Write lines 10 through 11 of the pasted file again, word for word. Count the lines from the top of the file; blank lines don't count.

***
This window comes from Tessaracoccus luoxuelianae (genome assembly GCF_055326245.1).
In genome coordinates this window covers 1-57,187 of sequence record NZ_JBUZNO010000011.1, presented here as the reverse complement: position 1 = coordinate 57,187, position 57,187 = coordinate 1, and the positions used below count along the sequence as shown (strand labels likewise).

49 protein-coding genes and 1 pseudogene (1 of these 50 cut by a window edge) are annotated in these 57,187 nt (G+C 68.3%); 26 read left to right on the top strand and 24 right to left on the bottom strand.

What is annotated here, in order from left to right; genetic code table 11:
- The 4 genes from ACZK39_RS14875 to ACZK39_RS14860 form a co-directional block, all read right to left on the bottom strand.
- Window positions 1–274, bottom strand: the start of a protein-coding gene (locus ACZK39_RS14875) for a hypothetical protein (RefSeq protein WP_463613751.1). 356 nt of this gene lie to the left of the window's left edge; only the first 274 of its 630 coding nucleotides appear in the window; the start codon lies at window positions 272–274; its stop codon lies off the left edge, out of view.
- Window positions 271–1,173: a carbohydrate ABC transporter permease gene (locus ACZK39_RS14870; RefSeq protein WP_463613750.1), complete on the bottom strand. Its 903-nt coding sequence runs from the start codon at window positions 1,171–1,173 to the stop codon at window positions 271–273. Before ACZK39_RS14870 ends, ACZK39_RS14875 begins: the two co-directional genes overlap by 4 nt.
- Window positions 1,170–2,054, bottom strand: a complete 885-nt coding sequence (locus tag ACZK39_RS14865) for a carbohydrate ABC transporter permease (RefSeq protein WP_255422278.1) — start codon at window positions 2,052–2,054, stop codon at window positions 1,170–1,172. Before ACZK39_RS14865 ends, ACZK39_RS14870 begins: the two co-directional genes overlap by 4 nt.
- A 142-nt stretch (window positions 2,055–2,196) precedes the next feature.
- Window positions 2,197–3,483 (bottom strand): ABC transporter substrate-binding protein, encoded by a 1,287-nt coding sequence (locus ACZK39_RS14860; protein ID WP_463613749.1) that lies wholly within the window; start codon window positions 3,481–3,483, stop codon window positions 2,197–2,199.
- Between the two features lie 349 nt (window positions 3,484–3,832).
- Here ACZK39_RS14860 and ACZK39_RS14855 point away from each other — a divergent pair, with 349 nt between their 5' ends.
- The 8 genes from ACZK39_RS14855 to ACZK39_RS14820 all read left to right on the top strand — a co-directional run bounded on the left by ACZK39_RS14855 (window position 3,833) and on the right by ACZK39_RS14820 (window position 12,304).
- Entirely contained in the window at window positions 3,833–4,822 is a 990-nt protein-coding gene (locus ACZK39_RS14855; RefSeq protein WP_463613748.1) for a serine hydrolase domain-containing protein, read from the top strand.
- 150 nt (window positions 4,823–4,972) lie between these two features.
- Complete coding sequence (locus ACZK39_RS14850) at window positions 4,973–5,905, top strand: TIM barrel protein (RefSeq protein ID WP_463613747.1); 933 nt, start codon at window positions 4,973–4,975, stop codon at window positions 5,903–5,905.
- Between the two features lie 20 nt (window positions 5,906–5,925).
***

- Window positions 2,197–3,483 (bottom strand): ABC transporter substrate-binding protein, encoded by a 1,287-nt coding sequence (locus ACZK39_RS14860; protein ID WP_463613749.1) that lies wholly within the window; start codon window positions 3,481–3,483, stop codon window positions 2,197–2,199.
- Between the two features lie 349 nt (window positions 3,484–3,832).